Set colNetAdapters = objWMIService.ExecQuery _
    (“Select * from Win32_NetworkAdapterConfiguration Where IPEnabled=True”)

Here’s another caveat. This script assumes you have only one IP-enabled network adapter on the computer. In this day-and-age, however, it’s very possible for you to have more than one network adapter installed in a machine. If that’s the case then you should modify this query to return just the network adapter that’s supposed to get the new IP address. How do you do that? Well, an easy way is to specify the adapter Description in the query:

Set colNetAdapters = objWMIService.ExecQuery _
    (“Select * from Win32_NetworkAdapterConfiguration Where Description = ” & _
        “‘Broadcom NetLink (TM) Gigabit Ethernet'”)

So couldn’t we have used the Description property in our query to begin with? Sure, it’s just that we haven’t memorized the descriptions for our network adapters. (Good point: what were we thinking?) Because of that it was easier for us to use IPEnabled=True. Like we said, though, that won’t work if you have more than one IP-enabled network adapter installed. You’ll have to figure out what works best for you.

Scripting Guys Tip. When you’re trying to figure this out, we recommend that you write the query and then test it by having the script do something harmless, like echo back the Description for each item in the collection. Don’t actually start changing IP addresses until you know for sure which adapters will be affected by the script and which ones won’t.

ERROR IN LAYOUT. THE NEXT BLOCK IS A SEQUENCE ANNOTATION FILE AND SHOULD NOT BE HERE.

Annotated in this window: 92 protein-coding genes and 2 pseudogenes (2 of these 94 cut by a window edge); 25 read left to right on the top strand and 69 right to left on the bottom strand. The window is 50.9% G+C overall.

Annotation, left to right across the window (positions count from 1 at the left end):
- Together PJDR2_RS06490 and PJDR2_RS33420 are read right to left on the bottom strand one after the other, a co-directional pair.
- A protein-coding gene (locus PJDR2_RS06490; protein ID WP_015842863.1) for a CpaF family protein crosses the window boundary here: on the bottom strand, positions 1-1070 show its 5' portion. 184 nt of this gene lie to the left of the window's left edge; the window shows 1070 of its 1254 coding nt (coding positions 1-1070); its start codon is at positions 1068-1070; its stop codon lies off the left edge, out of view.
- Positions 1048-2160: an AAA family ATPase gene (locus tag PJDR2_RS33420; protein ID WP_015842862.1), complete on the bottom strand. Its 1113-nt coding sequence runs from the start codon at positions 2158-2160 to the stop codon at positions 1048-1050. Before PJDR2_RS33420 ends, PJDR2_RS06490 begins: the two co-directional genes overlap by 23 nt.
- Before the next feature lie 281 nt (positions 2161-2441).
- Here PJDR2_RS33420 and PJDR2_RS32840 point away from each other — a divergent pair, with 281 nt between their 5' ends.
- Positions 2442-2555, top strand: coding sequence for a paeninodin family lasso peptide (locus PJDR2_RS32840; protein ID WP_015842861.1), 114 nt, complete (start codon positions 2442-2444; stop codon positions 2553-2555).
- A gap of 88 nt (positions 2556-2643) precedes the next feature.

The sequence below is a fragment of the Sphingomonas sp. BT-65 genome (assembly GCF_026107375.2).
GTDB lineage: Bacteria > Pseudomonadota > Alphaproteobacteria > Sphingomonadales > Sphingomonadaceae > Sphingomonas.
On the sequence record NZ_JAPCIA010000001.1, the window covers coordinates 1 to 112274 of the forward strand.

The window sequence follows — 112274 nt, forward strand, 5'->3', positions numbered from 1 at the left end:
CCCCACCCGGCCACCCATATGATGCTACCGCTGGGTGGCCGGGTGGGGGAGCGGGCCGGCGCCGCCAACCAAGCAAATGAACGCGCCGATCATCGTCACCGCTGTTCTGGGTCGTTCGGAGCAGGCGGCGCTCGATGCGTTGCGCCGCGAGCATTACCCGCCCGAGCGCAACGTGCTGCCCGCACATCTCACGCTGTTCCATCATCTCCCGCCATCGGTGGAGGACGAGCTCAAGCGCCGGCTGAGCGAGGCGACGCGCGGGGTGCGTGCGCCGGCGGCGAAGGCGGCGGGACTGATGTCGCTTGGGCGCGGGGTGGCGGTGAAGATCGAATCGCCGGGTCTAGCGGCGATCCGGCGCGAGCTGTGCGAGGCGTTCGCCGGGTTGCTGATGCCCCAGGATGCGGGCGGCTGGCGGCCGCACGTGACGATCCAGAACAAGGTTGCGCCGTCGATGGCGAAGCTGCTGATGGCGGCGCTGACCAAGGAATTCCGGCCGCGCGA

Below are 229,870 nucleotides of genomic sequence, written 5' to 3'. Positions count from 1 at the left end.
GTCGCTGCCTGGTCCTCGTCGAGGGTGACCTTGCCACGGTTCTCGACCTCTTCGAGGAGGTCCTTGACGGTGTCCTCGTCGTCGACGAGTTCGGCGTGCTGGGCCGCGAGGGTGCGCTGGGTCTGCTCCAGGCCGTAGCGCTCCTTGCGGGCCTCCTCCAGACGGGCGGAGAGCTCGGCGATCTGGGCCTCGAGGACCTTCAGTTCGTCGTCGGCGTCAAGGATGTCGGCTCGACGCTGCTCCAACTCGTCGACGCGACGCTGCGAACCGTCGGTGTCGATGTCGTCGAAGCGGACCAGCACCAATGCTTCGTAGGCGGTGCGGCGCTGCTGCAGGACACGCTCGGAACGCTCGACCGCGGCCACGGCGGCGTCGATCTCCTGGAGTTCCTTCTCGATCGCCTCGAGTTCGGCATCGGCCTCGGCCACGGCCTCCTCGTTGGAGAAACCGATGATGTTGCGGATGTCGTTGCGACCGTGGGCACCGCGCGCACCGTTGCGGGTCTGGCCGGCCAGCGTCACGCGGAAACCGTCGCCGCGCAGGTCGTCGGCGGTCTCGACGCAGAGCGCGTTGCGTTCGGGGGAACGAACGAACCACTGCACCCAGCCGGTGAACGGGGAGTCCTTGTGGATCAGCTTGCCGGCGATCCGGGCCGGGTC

Now, where were we? Oh, right: these two lines of code:

strIPAddress = Array(“”)
strSubnetMask = Array(“”)

All we’re doing here is assigning the new IP address ( to a variable named strIPAddress and the corresponding subnet mask ( to a variable named strSubnetMask. The tricky part is that we have to assign these values as arrays; hence the use of the Array function. And, yes, we know that we have only one IP address and one subnet mask. That doesn’t matter; we still have to configure these as arrays or the script will fail.

After setting up our variables we have just one thing left to do: actually assign the new IP address and subnet mask. To do that we set up a For Each loop to loop through the collection of network adapters (see why it’s important that our collection have only one such adapter in it?) and then call the EnableStatic method to assign the new IP address:

For Each objNetAdapter in colNetAdapters
    errEnable = objNetAdapter.EnableStatic(strIPAddress, strSubnetMask)

Yes, very simple: all we do is pass EnableStatic our two variables (strIPAddress and strSubnetMask) and we’re done.

Like we said, there are plenty of other network adapter settings that can be changed using a script. However, we’ll have to refer you to Peter’s white paper for information on that. Right now we need to call room service and order another tray of cigars and a stack of $100 bills.